Manufacturers in the United States employ more than 8.5 percent of the total workforce and account for over 10 percent of the country’s gross domestic product (GDP). As the scale of manufacturing ramps up, however, so does regulatory oversight to ensure that products produced meet standards such as the ISO 2859-1 acceptance quality limit (AQL). Failure to do so can result in significant consequences: In 2021, the car manufacturer Toyota agreed to pay a record $180 million fine for producing vehicles with faulty emission-control components. To help avoid this issue, manufacturers benefit from a focus on continual quality assessment and improvement. One way to achieve this goal is by using a layered process audit (LPA) — here’s what that looks like in practice.
What is a Layered Process Audit?
A layered process audit system focuses on frequent and ongoing assessment of existing processes to pinpoint potential issues and identify opportunities for improvement. Often used in the automotive industry by original equipment manufacturers (OEMs), these audits focus on improving current standards or processes rather than examining finished goods or defective products. While the evaluation of finished products for defects is also a critical aspect of quality control, LPAs look to reduce the number of defects by identifying and remediating their root causes.
These audits can help companies achieve AQL goals and reduce the number of product batches that must be rejected. Consider a production run of 1,000 units with an AQL of 1 percent or 10 units. This means that if 11 units are defective, the entire run must be rejected. LPAs look to find processes that are negatively impacting AQL and adjust or eliminate them to ensure that quality standards are satisfied.
Unpacking the Layers of a Process Audit
An LPA program typically has three layers which correspond to different layers of management personnel responsible for conducting audits.
Layer 1 refers to shop floor supervisors and production line team leaders who conduct high-risk process audits daily and across every shift. Layer 1 audits help identify patterns of behavior or operation that could be negatively impacting overall quality.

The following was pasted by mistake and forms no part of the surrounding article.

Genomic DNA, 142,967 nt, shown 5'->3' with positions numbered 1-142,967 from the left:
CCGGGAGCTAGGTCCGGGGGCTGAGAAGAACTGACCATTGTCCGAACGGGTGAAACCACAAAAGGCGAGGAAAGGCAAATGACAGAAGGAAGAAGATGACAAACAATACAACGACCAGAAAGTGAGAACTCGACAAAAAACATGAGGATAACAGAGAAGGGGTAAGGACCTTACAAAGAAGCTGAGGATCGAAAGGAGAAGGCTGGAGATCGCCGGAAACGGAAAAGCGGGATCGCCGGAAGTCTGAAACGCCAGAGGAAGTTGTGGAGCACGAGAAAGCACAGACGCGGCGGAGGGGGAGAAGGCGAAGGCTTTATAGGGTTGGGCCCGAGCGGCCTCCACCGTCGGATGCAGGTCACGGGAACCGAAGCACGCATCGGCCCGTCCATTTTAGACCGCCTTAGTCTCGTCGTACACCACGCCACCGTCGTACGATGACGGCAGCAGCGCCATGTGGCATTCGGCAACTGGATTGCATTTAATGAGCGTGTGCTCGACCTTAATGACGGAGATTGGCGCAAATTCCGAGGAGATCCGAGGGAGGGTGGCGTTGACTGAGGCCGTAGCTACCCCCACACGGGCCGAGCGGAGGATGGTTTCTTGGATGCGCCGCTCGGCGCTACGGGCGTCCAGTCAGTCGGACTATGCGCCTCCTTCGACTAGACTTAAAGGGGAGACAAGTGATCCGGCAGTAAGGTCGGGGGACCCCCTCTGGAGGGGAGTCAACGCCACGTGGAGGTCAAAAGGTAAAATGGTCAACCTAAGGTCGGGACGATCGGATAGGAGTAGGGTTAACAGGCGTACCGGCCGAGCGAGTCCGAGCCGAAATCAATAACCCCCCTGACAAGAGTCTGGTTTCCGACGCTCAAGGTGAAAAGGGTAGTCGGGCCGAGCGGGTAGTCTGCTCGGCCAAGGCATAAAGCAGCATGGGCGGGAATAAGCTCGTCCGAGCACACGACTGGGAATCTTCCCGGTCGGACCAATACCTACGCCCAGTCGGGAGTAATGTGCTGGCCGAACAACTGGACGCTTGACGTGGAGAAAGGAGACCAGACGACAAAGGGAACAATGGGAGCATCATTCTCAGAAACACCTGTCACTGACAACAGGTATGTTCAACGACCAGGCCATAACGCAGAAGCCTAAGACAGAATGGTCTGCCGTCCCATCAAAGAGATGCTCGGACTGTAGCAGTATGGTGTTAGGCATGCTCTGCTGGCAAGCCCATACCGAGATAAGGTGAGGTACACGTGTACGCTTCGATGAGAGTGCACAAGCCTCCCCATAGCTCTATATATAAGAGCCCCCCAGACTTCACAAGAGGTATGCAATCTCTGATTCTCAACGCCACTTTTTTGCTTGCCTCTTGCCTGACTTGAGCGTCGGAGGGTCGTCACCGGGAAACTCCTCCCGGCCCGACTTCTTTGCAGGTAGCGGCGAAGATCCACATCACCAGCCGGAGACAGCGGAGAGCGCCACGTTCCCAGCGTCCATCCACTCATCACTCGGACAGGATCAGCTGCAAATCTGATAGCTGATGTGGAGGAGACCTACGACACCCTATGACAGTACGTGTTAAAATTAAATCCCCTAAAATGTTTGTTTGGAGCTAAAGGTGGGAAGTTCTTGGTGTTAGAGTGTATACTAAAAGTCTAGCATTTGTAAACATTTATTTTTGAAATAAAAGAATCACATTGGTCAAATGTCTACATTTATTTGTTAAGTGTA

Layer 2 includes various levels of middle management staff who typically conduct audits once or twice a week. Using feedback from layer 1 auditors along with their assessment of processes, layer 2 personnel help prioritize larger-scale issues.
Layer 3 brings in-plant managers to conduct audits monthly and executives who may audit processes once per quarter or once per year. Combining the feedback of previous layers, this final LPA layer looks to ensure that process changes have been implemented and identify areas where more improvements are needed to address quality issues to create robust control plans defined by clear metrics.
Making the Most of Your LPA Process
To ensure your LPA system delivers desired process quality improvements, three factors are critical:
- Effective issue identification
To improve quality processes, companies must first identify key issues. While it’s possible to build your own LPA evaluation criteria from scratch, purpose-built solutions such as ISO 9001: 2015 Evaluation Audit Checklists and ISO 14001 EMS Audit Checklists can help address issues in quality management systems (QMS) and environmental management systems (EMS), respectively.
- Clear communication
Once issues have been identified, companies need clear communication to ensure staff members are fully informed of process control roadblocks and understand the need for improvement. Here, the goal isn’t placing blame but working together to create processes and preventative actions that both reduce defect rates and make production lines more efficient.
- Quick corrective action
Finally, companies must take follow-up corrective action in as close to real-time as possible. Simply identifying issues isn’t enough; all three audit layers must work together to define a solution, implement it, and document the results. This is especially critical as manufacturing processes evolve; what solves a problem one month may not be sufficient the next — as a result, continued LPAs are critical.
Bottom line? Layered process audits are part of the cost of quality. Implemented effectively, they can help pinpoint issues to help companies reduce total defects, enhance product quality and improve production line performance.
Looking to build a layered process audit program? Start with Certainty.